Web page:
As part of the WARC Guide to structuring for effectiveness, Nick Primola looks at how today’s CMO is helping the entire company reach full growth potential by delivering exceptional brand value at every opportunity.
The reports of the CMOs’ demise have been greatly exaggerated.
In my role at the Association of National Advertisers (ANA), I speak with hundreds of chief marketing officers and their teams each year. Through all of the fog that disruption and continuous transformation brings to the marketing function, I find some encouraging realities surging to the forefront:
- Marketing’s role in driving growth has never been more clear
- Chief marketers are now more essential to company growth
CEOs need a ‘growth partner’ in their CMO, not a mere marketer.
Many marketers cite ‘speaking the language of the C-suite’ to be a major challenge for the discipline, especially in an era of shrinking budgets. McKinsey research published in 2019 by ANA Magazine found a link between CMOs who can build relationships within the C-suite and the growth of their organizations. It also found that 27% of CMOs surveyed fell into the Loner archetype, who tend to focus on near-term activities, like ad campaigns and social media, and are seen by CEOs as executors of brand stewardship, advertising, and PR, not as equal partners.
But the Chief Marketing Officer is uniquely positioned to be the CEO’s go-to growth partner. More than driving return on investment from marketing activity, today’s CMO is helping the entire company reach full growth potential by delivering exceptional brand value at every opportunity.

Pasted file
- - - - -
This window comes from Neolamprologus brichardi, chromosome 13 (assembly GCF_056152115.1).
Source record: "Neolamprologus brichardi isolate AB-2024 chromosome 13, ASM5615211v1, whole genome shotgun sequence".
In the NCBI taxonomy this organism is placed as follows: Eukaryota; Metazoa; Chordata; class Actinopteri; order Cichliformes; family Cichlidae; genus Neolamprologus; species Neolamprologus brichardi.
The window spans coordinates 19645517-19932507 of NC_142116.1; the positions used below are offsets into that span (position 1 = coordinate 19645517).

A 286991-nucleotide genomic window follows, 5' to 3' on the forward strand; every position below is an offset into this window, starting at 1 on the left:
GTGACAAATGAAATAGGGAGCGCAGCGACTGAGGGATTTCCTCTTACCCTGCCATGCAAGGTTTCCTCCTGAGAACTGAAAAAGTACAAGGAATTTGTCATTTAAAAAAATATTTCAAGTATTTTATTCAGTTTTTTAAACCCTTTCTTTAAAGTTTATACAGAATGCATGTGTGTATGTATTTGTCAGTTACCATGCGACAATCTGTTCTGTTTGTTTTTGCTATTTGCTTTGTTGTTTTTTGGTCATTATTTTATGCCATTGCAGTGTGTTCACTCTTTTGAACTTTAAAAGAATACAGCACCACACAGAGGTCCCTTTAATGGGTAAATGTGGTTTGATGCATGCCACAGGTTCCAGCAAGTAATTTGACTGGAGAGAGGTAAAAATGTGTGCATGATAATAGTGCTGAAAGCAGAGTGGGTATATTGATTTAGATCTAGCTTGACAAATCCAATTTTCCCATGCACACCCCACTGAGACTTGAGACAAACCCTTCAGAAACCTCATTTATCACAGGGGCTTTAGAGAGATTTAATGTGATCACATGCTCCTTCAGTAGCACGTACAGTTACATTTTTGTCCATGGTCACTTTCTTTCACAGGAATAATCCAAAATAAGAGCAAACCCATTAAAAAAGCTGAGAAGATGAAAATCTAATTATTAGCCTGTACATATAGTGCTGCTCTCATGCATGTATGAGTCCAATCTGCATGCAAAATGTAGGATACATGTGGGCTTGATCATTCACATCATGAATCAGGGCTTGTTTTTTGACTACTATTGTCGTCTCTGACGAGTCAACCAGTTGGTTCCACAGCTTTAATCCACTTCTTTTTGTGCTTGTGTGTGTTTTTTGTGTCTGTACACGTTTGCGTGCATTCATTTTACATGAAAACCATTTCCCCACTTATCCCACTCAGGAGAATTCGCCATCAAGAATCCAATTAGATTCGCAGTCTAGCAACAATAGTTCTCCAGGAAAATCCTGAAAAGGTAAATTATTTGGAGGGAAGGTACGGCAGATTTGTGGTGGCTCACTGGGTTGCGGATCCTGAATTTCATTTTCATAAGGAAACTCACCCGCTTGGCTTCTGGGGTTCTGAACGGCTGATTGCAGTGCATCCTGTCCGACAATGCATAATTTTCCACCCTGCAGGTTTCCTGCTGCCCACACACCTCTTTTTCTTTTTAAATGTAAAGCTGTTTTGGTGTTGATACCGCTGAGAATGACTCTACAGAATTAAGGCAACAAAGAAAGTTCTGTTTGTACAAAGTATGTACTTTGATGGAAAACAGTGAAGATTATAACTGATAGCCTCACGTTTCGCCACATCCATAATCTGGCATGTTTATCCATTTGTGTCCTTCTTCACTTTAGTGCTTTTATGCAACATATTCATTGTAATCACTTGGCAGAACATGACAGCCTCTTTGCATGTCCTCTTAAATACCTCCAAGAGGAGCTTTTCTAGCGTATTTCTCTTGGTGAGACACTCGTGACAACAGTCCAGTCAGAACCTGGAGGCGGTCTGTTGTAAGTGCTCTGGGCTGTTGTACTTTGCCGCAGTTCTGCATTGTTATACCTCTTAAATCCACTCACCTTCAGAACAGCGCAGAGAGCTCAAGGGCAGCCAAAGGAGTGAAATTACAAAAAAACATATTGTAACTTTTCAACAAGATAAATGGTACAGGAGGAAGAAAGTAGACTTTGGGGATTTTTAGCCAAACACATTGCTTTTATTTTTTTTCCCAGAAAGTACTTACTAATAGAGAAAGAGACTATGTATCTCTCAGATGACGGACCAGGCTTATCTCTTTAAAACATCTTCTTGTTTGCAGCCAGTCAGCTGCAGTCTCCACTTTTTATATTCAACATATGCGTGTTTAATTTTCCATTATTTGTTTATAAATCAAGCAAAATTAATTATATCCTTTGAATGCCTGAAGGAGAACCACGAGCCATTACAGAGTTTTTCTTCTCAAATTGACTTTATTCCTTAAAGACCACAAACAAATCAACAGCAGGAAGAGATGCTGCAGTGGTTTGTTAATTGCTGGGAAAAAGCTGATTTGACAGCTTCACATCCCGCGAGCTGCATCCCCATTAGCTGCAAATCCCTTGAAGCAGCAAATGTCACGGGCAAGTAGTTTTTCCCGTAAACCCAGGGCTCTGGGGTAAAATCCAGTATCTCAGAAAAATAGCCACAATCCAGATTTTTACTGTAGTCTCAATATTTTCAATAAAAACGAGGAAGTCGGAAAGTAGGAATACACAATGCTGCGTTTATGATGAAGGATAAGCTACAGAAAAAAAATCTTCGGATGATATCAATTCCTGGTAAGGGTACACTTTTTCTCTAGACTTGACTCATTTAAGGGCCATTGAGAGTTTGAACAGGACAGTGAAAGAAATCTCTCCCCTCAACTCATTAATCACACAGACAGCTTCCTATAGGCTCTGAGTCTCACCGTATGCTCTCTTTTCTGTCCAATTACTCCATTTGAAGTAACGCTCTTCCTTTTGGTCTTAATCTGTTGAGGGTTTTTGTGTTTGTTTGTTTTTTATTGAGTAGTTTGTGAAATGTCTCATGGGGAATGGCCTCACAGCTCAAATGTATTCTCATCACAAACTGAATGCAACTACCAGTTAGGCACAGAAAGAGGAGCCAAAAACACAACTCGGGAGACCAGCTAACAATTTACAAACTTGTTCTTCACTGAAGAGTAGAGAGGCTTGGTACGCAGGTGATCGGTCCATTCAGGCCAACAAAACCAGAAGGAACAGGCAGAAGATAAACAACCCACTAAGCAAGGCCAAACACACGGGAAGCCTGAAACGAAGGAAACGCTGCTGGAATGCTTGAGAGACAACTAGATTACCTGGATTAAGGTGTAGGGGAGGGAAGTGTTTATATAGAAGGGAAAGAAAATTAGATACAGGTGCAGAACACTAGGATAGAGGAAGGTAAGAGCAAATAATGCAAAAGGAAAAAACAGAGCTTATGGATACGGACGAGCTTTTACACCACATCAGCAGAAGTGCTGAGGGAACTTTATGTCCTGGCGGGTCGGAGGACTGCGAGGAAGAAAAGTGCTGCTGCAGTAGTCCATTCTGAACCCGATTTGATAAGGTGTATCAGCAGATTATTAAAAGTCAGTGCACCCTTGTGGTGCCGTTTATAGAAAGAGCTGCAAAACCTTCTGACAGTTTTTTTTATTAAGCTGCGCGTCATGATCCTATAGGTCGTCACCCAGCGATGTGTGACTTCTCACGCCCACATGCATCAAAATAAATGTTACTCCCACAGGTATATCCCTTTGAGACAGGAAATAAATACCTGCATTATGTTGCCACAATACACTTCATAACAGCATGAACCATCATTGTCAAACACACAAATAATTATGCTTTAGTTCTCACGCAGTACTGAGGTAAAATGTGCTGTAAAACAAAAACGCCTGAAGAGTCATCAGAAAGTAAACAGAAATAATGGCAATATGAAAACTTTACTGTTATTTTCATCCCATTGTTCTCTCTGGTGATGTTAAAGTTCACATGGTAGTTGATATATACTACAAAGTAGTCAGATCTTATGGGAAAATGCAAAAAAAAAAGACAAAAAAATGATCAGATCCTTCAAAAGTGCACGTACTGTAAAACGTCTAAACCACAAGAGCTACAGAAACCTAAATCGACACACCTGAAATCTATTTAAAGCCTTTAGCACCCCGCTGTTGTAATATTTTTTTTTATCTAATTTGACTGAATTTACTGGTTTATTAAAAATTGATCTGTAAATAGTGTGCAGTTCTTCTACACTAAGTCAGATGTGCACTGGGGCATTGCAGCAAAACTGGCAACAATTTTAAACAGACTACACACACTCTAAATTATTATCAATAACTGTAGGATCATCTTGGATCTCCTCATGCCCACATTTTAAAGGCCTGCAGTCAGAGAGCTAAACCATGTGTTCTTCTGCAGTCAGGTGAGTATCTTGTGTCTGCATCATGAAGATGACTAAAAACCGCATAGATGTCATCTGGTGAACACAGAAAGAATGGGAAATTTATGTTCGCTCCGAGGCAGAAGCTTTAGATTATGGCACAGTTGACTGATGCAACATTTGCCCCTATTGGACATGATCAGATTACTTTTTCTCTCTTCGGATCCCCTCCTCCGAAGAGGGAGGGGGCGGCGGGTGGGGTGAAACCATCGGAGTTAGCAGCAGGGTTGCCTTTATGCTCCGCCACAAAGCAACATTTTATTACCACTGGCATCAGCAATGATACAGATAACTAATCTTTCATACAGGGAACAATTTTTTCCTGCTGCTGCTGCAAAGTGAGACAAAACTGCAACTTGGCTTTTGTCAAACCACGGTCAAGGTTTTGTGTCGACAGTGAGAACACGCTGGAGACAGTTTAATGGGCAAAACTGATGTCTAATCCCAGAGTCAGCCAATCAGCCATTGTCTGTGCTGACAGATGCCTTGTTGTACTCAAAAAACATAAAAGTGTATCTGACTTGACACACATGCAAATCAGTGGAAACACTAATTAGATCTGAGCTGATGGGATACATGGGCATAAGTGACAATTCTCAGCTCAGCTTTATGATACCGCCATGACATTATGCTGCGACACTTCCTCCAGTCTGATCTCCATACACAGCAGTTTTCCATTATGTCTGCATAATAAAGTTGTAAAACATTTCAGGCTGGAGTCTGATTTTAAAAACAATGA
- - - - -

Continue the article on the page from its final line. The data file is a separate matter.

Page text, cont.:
Marketing is an experience function that must help the entire company become more relevant to consumers. Think of it as the central engine that powers the enterprise to move faster, with greater agility and convenience. It helps the entire company to listen and understand needs to build meaningful relationships with the people it serves. Nothing belongs “only” to the marketing department in isolation, but the whole company.
Here, the CMO becomes primary conductor, orchestrating the company’s disparate functions towards their shared goal: more growth. However, one thing is even more clear: there has to be mutual trust between marketers and the rest of the organization. Building trust is an enterprise-wide effort which gets put to the test throughout all touchpoints at any time.
Defining the role for a new era
This is obviously easier said than done, especially since marketing’s transformation has created some complexities in how the role itself is defined. Take for example, the emergence of new c-level titles like chief experience, chief customer, chief growth, chief brand, chief demand, and several other chief [fill-in-the-blank] officers. Brands to do away with the Chief Marketing Officer title in recent years have included alcoholic beverage brand Beam Suntory, hotel chain Hyatt Hotels, and FMCG giants Johnson&Johnson.
Most of these ‘new’ roles were traditionally associated with marketing but have become distinct enough to add to, report to, or sometimes replace the role of Chief Marketing Officer. Companies have to actively evolve roles in ways that make sense for themselves, but does this end up diluting the potential for what the CMO role itself can achieve?
Given this upheaval, it’s no wonder there is so much movement among C-suite-level marketers at top brands, as illustrated in this recent snapshot of CMO turnover from search firm Spencer Stuart. The average tenure for chief marketing officers of leading US consumer brand companies decreased to 43 months from 44 months in 2018, according to the 15th annual CMO tenure study. The median time spent in the role was just 27 months.